Capers gets mixed reviews


Jennifer L. Nielson

“One Wild Night” was the theme of SDSU’s only student-written, produced and directed theater production this year. The variety show put together by the Alpha Psi Omega Theater Fraternity featured nearly 140 students from nearly every major.

This year’s show got mixed reviews.

“Some of the skits just weren’t that funny,” said sophomore park management major John Bame. “But overall I thought it was a pretty good show.”

Jarid Rychtarik, cast member and member of APO said, “I thought it lacked myself, but sometimes you win, sometimes you lose.”

“Capers was just typical entertainment for the college scene, although raunchy and crude, I still found some humor in it. The only thing I really liked was the drunk Abe Lincoln,” said sophomore Spanish major Angie Iverson.

Sophomore human development major Janelle Flottmeyer held similar views. “I thought some scenes were really dumb … I think it was over-hyped.”

The Sept. 11 portrayal seemed to be the most controversial. The scene showed the lives of college students going on as usual on the day of Sept. 11 until they witnessed the horrific acts of the terrorists on television.

Rychtarik said that the scene came from the “APO imagination. [Members of] APO thought it needed to be mentioned.”

“The Sept. 11 scene caught me off guard,” said sophomore psychology major Laura Klinkhammer.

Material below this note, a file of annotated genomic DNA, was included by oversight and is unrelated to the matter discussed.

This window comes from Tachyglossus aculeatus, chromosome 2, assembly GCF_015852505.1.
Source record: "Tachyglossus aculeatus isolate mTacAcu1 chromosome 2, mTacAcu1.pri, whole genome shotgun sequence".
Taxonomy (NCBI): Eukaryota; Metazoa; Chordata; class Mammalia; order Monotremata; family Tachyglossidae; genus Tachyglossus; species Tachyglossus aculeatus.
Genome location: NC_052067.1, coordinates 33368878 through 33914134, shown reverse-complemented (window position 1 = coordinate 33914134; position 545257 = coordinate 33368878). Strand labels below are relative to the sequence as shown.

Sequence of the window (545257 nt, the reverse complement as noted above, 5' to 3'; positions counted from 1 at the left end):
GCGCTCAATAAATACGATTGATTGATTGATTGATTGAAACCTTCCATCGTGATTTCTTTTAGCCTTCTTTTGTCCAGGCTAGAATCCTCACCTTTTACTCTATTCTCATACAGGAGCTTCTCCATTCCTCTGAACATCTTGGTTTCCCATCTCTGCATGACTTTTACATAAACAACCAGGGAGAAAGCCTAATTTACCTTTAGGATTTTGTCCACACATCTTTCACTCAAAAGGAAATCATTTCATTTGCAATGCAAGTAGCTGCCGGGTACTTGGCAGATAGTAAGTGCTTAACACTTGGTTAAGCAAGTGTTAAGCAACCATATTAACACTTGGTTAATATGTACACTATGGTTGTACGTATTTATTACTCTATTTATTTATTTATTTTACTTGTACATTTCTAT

Sophomore pharmacy major Amber Girard said, “The September 11th portrayal was appropriate, however the transition from laughing to crying was awkward.”

Some students chose not to attend Capers at all this year.

“Capers is a disgusting show … it represents everything sick in the world,” music education major Tyler Carpenter said.

“I joined the show last year and quit two days before it opened because it was so disgusting.”

Another SDSU student Junior Ricky Ganci stated that he boycotted Capers because “the very thought of sitting in that auditorium offended me.”

Although the show was received as a flop by many students, it still held a good turnout with very few seats open at all four showings.

Other highlights of the show included a handful of men singing about their “tighty whities,” watching the administration staff run off with student money, the re-enactment of Gap commercials and a rendition of the dating game “Change of Heart.”

Nathan Tom, an actor in Capers, and a said that the experience was “a lot of fun, and I met a lot of new people.”

Rychtarik agreed saying “I enjoyed myself quite a bit…I made the most fun out of it as I could. I met a lot of cool people, and it was a good experience for all.”